How you describe Laucala depends on which area you’re in at the time and just how variable the weather is being. You can be sat above the rocks, walking through the jungle, laying on the beach or jogging through the grass. The beach was one of the areas that I found most surprising, as there really isn’t much of a beach to talk of. Just like North Island, the resort is focused around a small focal area that contains the pool and their beach. Based on this, I would have assumed they saved their best beach for this area, but evidently not. Laucala is definitely not barefoot luxury, as the beach directly in front of our villa has sand filled with shells and pebbles, so you cannot walk anywhere without sandals. The main beach doesn’t have this, but the sand is still not very soft. If you want a beach, go to North Island, Fregate or Amanpulo instead – there is no comparison. I did learn later on that the beaches are meant to be softer than they are now, yet the cyclone has caused disruption to the area.
It was like baby cherubs were whispering into their ears when they gave us Villa #6 – they knew me so well; they knew my propensity to laziness and my desire to be as close to the main resort as possible. With Villa #6, we were the closest you could possibly be, which was pretty damn close. All I had to do was walk out of my villa, past the outdoor bath, past the outdoor pool, showers, outdoor lounge, dining area, yoga platform, outdoor loungers and private beach and I would be there. After North Island it’s hard to be impressed, but Laucala manages to do so. Sure, you may not have the kitchen or the gorgeous beach to walk onto, but it packs in a phenomenal amount elsewhere.
25 villas – only 6 occupied on our first night – meaning a maximum capacity of 80 guests. For an island that is 3500 acres in size, you may start to understand why “ridiculous” becomes the word of the stay. There are 3 types of villas, which range between 1, 2 and 3 bedrooms and are split into 3 areas: Plantation, Plateau and Seagrass. Every villa is almost identical in terms of features, but alter slightly in terms of the room layout and outdoor areas. The Plantation lead directly onto a beach right near the main resort, whereas the Seagrass offer more privacy with an elevated beach and more greenery around them. Plateau are the only standard villas without beach access, but offer the most privacy and the best views of the island. Then you have their 3 specialist villas.
After an island tour of the different villas on offer, and whilst realising that I do not own a drinks company that qualifies me as one of the worlds richest men, I would pick between the Peninsula or a Plantation villa if I were to return. The Peninsula is ~$2,000/n more than a standard villa, but this seems a bargain when you see how much is offered. With your own private beach that no one else can access along with a long path-way to your villa, privacy is guaranteed. Throw in elevated views of the entire island, a jacuzzi and huge amount of outdoor space and life is pretty sweet. The only downside is that all that privacy comes at the expense of proximity. If you want to head to the main resort and it’s raining, you will give it some serious thought, by which I mean you’ll likely call the coast guard in advance.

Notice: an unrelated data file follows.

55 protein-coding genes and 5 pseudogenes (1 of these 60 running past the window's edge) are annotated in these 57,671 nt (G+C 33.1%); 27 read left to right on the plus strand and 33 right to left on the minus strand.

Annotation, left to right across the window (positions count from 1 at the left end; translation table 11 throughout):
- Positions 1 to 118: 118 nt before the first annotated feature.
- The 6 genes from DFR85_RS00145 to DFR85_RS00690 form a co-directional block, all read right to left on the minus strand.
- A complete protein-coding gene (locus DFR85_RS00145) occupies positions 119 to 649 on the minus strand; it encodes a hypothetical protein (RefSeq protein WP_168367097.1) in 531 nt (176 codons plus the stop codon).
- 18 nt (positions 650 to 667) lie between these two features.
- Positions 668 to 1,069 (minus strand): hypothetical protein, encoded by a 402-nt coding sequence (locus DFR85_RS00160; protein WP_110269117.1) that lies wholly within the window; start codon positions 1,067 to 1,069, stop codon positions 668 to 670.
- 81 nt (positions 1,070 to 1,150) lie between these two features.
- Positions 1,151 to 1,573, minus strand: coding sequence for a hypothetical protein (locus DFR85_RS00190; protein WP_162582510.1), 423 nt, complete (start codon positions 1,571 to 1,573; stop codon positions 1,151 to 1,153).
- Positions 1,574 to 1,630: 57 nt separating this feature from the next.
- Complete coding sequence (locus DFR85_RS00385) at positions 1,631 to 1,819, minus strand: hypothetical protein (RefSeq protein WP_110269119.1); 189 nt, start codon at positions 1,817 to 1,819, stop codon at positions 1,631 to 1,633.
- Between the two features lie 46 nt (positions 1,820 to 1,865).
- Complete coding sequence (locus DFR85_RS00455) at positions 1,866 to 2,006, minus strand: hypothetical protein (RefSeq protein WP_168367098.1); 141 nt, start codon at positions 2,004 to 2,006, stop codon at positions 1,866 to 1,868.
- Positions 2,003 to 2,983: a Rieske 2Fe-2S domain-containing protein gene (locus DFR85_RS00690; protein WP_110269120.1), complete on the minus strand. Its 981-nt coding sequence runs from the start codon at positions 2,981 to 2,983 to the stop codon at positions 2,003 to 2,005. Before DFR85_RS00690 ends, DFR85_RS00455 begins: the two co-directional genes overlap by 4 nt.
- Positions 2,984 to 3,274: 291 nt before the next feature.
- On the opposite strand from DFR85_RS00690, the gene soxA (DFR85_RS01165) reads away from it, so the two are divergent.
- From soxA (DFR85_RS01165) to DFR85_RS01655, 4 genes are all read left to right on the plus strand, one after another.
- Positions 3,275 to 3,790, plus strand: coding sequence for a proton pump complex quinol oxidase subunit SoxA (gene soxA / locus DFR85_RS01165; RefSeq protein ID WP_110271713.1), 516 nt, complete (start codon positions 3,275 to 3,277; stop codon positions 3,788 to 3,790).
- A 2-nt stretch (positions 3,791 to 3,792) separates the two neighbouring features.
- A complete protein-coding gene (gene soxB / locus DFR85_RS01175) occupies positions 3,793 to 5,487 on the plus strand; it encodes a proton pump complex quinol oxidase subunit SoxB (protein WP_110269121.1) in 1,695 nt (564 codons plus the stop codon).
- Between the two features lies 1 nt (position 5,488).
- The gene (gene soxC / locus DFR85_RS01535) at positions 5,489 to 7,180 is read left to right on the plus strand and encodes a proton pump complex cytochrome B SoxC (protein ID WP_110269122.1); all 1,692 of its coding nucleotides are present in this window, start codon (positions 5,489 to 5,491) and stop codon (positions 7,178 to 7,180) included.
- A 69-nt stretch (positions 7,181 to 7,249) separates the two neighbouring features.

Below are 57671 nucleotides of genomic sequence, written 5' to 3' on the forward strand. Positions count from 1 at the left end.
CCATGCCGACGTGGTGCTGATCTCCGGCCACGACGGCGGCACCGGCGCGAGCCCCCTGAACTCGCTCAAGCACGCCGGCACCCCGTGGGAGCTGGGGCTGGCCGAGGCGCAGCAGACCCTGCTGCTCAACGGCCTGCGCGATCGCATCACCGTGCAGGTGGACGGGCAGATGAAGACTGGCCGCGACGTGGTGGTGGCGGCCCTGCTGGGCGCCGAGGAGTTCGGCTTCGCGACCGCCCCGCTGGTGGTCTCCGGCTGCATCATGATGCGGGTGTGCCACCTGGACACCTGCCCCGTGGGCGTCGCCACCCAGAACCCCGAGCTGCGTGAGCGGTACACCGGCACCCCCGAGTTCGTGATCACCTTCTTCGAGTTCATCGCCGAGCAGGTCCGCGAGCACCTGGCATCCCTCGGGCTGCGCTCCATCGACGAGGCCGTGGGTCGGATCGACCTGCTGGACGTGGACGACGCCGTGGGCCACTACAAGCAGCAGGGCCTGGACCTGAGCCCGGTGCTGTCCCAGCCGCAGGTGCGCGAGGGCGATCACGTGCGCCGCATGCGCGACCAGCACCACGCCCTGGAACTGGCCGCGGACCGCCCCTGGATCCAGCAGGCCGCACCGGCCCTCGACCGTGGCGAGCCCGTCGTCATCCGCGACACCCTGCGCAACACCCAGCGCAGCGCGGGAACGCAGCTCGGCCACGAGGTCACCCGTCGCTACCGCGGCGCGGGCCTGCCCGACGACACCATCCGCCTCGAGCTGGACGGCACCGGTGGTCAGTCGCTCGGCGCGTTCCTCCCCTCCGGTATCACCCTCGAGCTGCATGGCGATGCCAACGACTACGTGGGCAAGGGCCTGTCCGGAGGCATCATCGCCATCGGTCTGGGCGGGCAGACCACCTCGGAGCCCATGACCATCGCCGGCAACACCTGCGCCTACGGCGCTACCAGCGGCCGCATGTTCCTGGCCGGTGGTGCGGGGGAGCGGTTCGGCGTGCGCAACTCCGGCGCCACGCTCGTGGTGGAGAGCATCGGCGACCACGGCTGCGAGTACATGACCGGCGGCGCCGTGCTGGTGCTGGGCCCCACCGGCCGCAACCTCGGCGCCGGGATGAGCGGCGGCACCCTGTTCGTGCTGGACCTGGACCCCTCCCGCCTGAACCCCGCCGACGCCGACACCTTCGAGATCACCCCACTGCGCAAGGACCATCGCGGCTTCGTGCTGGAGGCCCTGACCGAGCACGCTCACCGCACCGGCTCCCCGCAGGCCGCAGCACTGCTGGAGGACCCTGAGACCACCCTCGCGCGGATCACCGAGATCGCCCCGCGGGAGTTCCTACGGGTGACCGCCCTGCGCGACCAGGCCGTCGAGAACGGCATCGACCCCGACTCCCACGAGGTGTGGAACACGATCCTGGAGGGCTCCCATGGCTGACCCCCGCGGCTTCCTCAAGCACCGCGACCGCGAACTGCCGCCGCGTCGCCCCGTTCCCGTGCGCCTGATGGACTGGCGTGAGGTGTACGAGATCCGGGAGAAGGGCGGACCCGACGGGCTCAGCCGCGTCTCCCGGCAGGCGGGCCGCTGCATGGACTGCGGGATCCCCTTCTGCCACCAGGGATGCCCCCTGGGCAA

Each villa contains:
- Large bedroom with lounge area
- Living room, with sliding glass doors.
- A massive TV (in comparison to an iPhone). Fortunately they swapped our TV with the one in the Games Room.
- Wardrobes with desk area
- 2 outdoor showers and 1 indoor shower
- 2 mini bars + “health bar”, which is just a nice way of saying it has water in it.
- Their own natural made bathroom amenities. Immediately suspicious of this after Fregate, I was delighted to find these did not smell like a skunk had died besides the flowers before they were picked.
- Baths so big that Godzilla would have felt welcome
- A golf buggy for charging around the island.
- Mobile phone for calling concierge
Please don’t feel you have got this far into one of my reviews and believe I could not find fault with it. Even with all that space, all that investment and all that craftsmanship, you can bet I was not 100% satisfied.
- The tech needs to play some catch-up here, especially compared to North Island where you can use AirPlay to connect your music to their villa-wide sound system. They do have a Bose system, but having to physically plug your phone in was annoying, as it meant always having to walk to the bedroom if you wanted to change any songs. They went to the effort of including the sound system in the bathroom, but you cannot hear it in the shower. The GM is fully aware of it and has planned for upgrades next year. The most exciting part of Lauala is knowing that it will always get better.